Sorchia's Universe

Specializing in Bewitchment and Single Malt Scotch

O is for Omen

The word omen has changed little over the centuries. The Latin word omen meant foreboding and though omens can be good or bad we still think of an omen as a presage for a bad event. In the end, an omen is probably only as strong as you want it to be.

When Haley’s comet appeared in 1066, it was a bad omen for King Harold II but a good one for William the Conqueror. Mark Twain was born as Haley’s comet streaked across the sky and 75 years later when it reappeared, he died.

Breaking a mirror brings seven years bad luck according to ancient Romans who believed the reflection was the soul. Since it took seven years to renew the soul, if you broke a mirror you would be incomplete and unlucky for seven years if you injured your soul by breaking the mirror.

The fear of the number 13 triskaidekaphobia stems from Norse mythology. Loki the trickster was the 13th guest at a particularly unfortunate dinner in Valhalla during which Baldr, the god of joy was killed. Thirteen people gathered together was considered unwise and unlucky since then. Thirteen were in attendance at Jesus’ Last Supper, as well. The thirteenth card in the Tarot deck is Death. Strangely, the dollar bill seems cursed:

• 13 Arrows being held by the Eagle
• 13 Stars above the Eagle
• 13 Leaves on the olive branch
• 13 Berries on the olive branch
• 13 Steps on the Pyramid
• 13 Letters in E PLURIBUS UNUM
• 13 Letters in ANNUIT COEPTIS
• 13 Vertical bars on the shield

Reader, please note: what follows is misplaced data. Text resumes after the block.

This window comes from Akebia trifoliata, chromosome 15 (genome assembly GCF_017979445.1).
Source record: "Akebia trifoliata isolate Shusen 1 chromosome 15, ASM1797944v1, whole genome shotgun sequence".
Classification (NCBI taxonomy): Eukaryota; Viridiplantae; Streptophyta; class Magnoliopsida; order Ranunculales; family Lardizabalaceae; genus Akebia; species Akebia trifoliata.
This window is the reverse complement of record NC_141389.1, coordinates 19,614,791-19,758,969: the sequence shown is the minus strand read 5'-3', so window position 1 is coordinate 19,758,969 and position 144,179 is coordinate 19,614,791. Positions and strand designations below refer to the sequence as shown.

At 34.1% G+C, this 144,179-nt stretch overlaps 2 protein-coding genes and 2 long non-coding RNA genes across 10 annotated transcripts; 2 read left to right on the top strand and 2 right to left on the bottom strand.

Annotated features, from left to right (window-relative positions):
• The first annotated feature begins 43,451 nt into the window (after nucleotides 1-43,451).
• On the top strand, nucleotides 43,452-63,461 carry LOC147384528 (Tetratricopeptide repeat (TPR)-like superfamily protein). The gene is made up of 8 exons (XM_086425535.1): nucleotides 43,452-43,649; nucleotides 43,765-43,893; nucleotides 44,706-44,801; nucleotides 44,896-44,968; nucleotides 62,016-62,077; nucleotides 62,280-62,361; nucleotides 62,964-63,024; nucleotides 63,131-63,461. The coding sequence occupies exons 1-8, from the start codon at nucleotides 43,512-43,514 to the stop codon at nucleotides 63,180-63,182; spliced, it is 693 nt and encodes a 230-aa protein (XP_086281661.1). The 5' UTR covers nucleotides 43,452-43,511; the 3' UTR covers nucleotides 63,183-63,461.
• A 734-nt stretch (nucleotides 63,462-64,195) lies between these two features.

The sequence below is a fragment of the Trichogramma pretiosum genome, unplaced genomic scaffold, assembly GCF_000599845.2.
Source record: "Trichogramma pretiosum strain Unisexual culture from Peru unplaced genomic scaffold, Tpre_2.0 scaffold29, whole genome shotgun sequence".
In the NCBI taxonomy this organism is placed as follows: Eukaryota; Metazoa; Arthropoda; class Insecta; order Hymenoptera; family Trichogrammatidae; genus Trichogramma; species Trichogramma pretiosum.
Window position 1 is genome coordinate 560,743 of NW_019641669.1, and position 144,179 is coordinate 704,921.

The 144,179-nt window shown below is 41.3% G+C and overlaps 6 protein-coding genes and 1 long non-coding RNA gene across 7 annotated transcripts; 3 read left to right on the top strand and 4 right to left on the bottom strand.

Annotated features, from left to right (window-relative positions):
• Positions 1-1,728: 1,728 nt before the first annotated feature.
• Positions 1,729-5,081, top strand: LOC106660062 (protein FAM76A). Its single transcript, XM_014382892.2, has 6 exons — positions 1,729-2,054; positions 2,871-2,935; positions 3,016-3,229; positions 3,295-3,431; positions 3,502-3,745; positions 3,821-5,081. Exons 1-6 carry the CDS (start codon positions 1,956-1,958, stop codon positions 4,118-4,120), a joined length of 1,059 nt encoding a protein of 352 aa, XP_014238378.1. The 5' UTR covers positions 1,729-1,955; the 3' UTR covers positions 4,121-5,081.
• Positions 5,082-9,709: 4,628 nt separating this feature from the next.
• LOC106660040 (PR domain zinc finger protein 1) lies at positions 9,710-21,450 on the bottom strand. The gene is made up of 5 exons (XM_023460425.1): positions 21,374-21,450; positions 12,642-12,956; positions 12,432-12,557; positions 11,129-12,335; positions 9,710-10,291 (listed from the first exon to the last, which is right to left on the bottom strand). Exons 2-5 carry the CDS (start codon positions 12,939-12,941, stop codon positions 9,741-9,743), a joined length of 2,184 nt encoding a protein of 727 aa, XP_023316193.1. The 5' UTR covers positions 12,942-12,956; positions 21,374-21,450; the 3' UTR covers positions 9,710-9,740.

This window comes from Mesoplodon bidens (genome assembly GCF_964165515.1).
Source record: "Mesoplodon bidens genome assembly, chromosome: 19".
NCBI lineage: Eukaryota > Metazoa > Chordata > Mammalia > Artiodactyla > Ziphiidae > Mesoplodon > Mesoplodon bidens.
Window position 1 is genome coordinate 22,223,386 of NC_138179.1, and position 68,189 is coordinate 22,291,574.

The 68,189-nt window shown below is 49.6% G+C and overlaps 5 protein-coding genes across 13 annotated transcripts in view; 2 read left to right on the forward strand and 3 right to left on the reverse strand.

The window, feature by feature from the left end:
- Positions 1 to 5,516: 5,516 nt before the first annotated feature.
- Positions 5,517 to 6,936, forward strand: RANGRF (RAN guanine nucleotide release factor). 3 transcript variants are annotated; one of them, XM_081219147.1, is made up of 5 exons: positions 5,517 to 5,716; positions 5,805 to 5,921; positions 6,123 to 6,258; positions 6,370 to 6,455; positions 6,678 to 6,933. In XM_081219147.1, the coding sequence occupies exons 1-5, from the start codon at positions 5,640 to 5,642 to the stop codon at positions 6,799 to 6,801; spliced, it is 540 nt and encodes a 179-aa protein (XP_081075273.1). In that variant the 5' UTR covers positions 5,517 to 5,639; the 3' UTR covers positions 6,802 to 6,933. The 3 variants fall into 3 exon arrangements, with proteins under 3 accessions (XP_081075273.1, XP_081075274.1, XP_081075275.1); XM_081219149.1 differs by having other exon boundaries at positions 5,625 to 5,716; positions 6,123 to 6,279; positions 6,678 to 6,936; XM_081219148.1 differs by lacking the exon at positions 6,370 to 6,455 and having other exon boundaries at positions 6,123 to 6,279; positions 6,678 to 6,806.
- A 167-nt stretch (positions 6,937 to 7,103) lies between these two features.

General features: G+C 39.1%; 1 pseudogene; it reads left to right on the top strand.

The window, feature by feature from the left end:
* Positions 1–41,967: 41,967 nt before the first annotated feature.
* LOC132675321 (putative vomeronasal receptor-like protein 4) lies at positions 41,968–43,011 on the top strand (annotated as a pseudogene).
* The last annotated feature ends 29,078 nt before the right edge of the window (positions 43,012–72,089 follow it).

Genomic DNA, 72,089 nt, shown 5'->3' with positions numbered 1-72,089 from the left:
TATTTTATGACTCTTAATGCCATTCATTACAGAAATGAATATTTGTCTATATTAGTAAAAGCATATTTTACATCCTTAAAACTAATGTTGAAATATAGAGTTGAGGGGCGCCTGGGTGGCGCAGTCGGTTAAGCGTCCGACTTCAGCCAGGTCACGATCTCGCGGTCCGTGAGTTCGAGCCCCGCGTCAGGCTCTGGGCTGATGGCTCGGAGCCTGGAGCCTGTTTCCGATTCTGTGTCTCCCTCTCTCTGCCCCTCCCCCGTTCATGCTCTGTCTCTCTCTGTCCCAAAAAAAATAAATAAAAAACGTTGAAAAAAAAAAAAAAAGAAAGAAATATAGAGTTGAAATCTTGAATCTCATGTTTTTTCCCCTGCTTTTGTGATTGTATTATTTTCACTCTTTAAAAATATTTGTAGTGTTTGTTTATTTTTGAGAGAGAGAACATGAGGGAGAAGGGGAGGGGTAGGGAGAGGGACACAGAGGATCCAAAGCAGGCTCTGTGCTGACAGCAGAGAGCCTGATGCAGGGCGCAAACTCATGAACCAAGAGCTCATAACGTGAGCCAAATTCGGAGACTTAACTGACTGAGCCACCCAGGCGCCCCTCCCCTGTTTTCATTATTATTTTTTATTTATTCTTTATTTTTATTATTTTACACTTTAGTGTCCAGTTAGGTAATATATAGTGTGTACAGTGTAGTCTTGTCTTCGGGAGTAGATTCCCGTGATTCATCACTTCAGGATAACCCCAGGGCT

• 13 Horizontal stripes at the top of the shield

Three on a match is a bad idea, too, and not just because smoking will kill you. During the Boer war, British soldiers shared matches on the battlefield. Snipers could see the flare as the match was lit. As the second soldier lit up, the sniper took aim and was ready to fire when the third soldier leaned over the match.

The Scottish play is full of bad omens. The horses go wild, a falcon is killed by an owl, darkness when it should be daylight. All signal the chaos caused by Macbeth’s unnatural act of killing Duncan, a guest in his house.

And of course in Just Like Gravity, the magpie rhyme is an omen in one plot line.
One for sorrow,
Two for joy,
Three for a girl,
Four for a boy,
Five for silver,
Six for gold,
Seven for a secret,
Never to be told.

Just Like Gravity is on the verge of being published–just waiting for the publisher to solve some technical glitches.  Follow this blog or go to for news.

Cover by Oghma Creative

Cover by Oghma Creative

N is for Numerology

Do you have lucky numbers? Is 7 inherently lucky and 13

inherently unlucky? According to St. Augustine of Hippo (A.D. 354–430), “Numbers are the Universal language offered by the deity to humans as confirmation of the truth.” The Aztecs believed numbers were living aspects of the divine. Pythagoras gave them spiritual qualities as well.